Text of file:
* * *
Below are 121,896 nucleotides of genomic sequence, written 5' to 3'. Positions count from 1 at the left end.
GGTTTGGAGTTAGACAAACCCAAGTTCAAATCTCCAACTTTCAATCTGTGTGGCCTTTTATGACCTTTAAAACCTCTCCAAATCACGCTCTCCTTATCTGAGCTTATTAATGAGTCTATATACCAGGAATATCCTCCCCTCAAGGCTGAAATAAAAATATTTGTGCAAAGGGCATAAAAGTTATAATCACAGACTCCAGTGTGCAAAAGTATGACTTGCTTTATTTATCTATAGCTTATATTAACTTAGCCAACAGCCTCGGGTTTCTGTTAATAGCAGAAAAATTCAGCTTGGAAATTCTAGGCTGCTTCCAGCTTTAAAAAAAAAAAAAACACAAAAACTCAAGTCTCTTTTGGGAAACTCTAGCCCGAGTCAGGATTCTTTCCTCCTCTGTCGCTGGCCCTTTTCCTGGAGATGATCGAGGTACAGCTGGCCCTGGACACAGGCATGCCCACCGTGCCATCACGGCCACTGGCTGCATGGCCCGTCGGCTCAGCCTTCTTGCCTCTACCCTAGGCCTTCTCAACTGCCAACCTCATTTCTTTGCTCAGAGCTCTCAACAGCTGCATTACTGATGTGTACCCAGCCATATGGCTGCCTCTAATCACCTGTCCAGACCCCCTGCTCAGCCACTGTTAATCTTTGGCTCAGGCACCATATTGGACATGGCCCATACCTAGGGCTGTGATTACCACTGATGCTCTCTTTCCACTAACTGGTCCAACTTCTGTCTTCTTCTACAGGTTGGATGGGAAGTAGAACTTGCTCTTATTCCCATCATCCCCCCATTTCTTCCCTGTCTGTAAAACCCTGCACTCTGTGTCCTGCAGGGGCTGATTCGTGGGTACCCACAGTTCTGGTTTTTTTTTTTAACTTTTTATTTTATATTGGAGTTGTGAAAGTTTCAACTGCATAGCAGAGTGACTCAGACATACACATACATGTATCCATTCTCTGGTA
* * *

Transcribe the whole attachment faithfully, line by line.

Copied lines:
Below are 121,896 nucleotides of genomic sequence, written 5' to 3'. Positions count from 1 at the left end.
GGTTTGGAGTTAGACAAACCCAAGTTCAAATCTCCAACTTTCAATCTGTGTGGCCTTTTATGACCTTTAAAACCTCTCCAAATCACGCTCTCCTTATCTGAGCTTATTAATGAGTCTATATACCAGGAATATCCTCCCCTCAAGGCTGAAATAAAAATATTTGTGCAAAGGGCATAAAAGTTATAATCACAGACTCCAGTGTGCAAAAGTATGACTTGCTTTATTTATCTATAGCTTATATTAACTTAGCCAACAGCCTCGGGTTTCTGTTAATAGCAGAAAAATTCAGCTTGGAAATTCTAGGCTGCTTCCAGCTTTAAAAAAAAAAAAAACACAAAAACTCAAGTCTCTTTTGGGAAACTCTAGCCCGAGTCAGGATTCTTTCCTCCTCTGTCGCTGGCCCTTTTCCTGGAGATGATCGAGGTACAGCTGGCCCTGGACACAGGCATGCCCACCGTGCCATCACGGCCACTGGCTGCATGGCCCGTCGGCTCAGCCTTCTTGCCTCTACCCTAGGCCTTCTCAACTGCCAACCTCATTTCTTTGCTCAGAGCTCTCAACAGCTGCATTACTGATGTGTACCCAGCCATATGGCTGCCTCTAATCACCTGTCCAGACCCCCTGCTCAGCCACTGTTAATCTTTGGCTCAGGCACCATATTGGACATGGCCCATACCTAGGGCTGTGATTACCACTGATGCTCTCTTTCCACTAACTGGTCCAACTTCTGTCTTCTTCTACAGGTTGGATGGGAAGTAGAACTTGCTCTTATTCCCATCATCCCCCCATTTCTTCCCTGTCTGTAAAACCCTGCACTCTGTGTCCTGCAGGGGCTGATTCGTGGGTACCCACAGTTCTGGTTTTTTTTTTTAACTTTTTATTTTATATTGGAGTTGTGAAAGTTTCAACTGCATAGCAGAGTGACTCAGACATACACATACATGTATCCATTCTCTGGTA